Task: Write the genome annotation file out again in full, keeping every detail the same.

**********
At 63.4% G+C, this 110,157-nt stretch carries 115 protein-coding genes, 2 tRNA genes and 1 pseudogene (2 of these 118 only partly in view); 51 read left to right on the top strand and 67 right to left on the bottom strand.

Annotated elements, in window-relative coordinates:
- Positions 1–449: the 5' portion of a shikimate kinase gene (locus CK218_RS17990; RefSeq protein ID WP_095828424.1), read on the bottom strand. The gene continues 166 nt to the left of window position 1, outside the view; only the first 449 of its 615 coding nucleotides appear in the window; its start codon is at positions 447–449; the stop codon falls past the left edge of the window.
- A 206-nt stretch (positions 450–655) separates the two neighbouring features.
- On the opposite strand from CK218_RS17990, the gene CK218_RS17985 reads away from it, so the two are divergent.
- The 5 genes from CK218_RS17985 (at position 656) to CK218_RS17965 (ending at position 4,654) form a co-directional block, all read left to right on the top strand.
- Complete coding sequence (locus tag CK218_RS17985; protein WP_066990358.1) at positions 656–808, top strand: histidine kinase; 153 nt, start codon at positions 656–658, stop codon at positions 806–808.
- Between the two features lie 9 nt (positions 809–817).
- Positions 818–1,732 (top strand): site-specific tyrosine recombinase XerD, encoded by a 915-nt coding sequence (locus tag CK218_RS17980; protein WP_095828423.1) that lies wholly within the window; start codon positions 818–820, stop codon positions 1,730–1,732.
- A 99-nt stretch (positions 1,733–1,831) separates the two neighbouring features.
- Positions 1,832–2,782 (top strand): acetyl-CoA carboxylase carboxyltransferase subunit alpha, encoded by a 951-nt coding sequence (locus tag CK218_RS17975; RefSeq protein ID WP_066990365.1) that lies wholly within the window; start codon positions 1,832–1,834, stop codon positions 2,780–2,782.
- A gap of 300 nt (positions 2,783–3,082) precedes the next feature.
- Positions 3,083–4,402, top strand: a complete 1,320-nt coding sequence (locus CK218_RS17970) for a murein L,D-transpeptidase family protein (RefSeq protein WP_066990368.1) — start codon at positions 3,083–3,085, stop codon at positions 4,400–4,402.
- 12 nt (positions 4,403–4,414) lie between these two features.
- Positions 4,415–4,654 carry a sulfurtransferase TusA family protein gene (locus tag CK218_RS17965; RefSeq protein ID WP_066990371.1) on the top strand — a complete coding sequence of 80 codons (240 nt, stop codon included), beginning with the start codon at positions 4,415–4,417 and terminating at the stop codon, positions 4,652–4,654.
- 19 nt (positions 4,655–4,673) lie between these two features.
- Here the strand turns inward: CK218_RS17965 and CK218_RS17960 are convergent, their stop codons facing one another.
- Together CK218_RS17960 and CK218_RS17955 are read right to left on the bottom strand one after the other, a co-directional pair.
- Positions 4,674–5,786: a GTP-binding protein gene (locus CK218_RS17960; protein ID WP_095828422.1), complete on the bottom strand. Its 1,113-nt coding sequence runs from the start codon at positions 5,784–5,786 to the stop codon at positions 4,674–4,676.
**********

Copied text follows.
At 63.4% G+C, this 110,157-nt stretch carries 115 protein-coding genes, 2 tRNA genes and 1 pseudogene (2 of these 118 only partly in view); 51 read left to right on the top strand and 67 right to left on the bottom strand.

Annotated elements, in window-relative coordinates:
- Positions 1–449: the 5' portion of a shikimate kinase gene (locus CK218_RS17990; RefSeq protein ID WP_095828424.1), read on the bottom strand. The gene continues 166 nt to the left of window position 1, outside the view; only the first 449 of its 615 coding nucleotides appear in the window; its start codon is at positions 447–449; the stop codon falls past the left edge of the window.
- A 206-nt stretch (positions 450–655) separates the two neighbouring features.
- On the opposite strand from CK218_RS17990, the gene CK218_RS17985 reads away from it, so the two are divergent.
- The 5 genes from CK218_RS17985 (at position 656) to CK218_RS17965 (ending at position 4,654) form a co-directional block, all read left to right on the top strand.
- Complete coding sequence (locus tag CK218_RS17985; protein WP_066990358.1) at positions 656–808, top strand: histidine kinase; 153 nt, start codon at positions 656–658, stop codon at positions 806–808.
- Between the two features lie 9 nt (positions 809–817).
- Positions 818–1,732 (top strand): site-specific tyrosine recombinase XerD, encoded by a 915-nt coding sequence (locus tag CK218_RS17980; protein WP_095828423.1) that lies wholly within the window; start codon positions 818–820, stop codon positions 1,730–1,732.
- A 99-nt stretch (positions 1,733–1,831) separates the two neighbouring features.
- Positions 1,832–2,782 (top strand): acetyl-CoA carboxylase carboxyltransferase subunit alpha, encoded by a 951-nt coding sequence (locus tag CK218_RS17975; RefSeq protein ID WP_066990365.1) that lies wholly within the window; start codon positions 1,832–1,834, stop codon positions 2,780–2,782.
- A gap of 300 nt (positions 2,783–3,082) precedes the next feature.
- Positions 3,083–4,402, top strand: a complete 1,320-nt coding sequence (locus CK218_RS17970) for a murein L,D-transpeptidase family protein (RefSeq protein WP_066990368.1) — start codon at positions 3,083–3,085, stop codon at positions 4,400–4,402.
- 12 nt (positions 4,403–4,414) lie between these two features.
- Positions 4,415–4,654 carry a sulfurtransferase TusA family protein gene (locus tag CK218_RS17965; RefSeq protein ID WP_066990371.1) on the top strand — a complete coding sequence of 80 codons (240 nt, stop codon included), beginning with the start codon at positions 4,415–4,417 and terminating at the stop codon, positions 4,652–4,654.
- 19 nt (positions 4,655–4,673) lie between these two features.
- Here the strand turns inward: CK218_RS17965 and CK218_RS17960 are convergent, their stop codons facing one another.
- Together CK218_RS17960 and CK218_RS17955 are read right to left on the bottom strand one after the other, a co-directional pair.
- Positions 4,674–5,786: a GTP-binding protein gene (locus CK218_RS17960; protein ID WP_095828422.1), complete on the bottom strand. Its 1,113-nt coding sequence runs from the start codon at positions 5,784–5,786 to the stop codon at positions 4,674–4,676.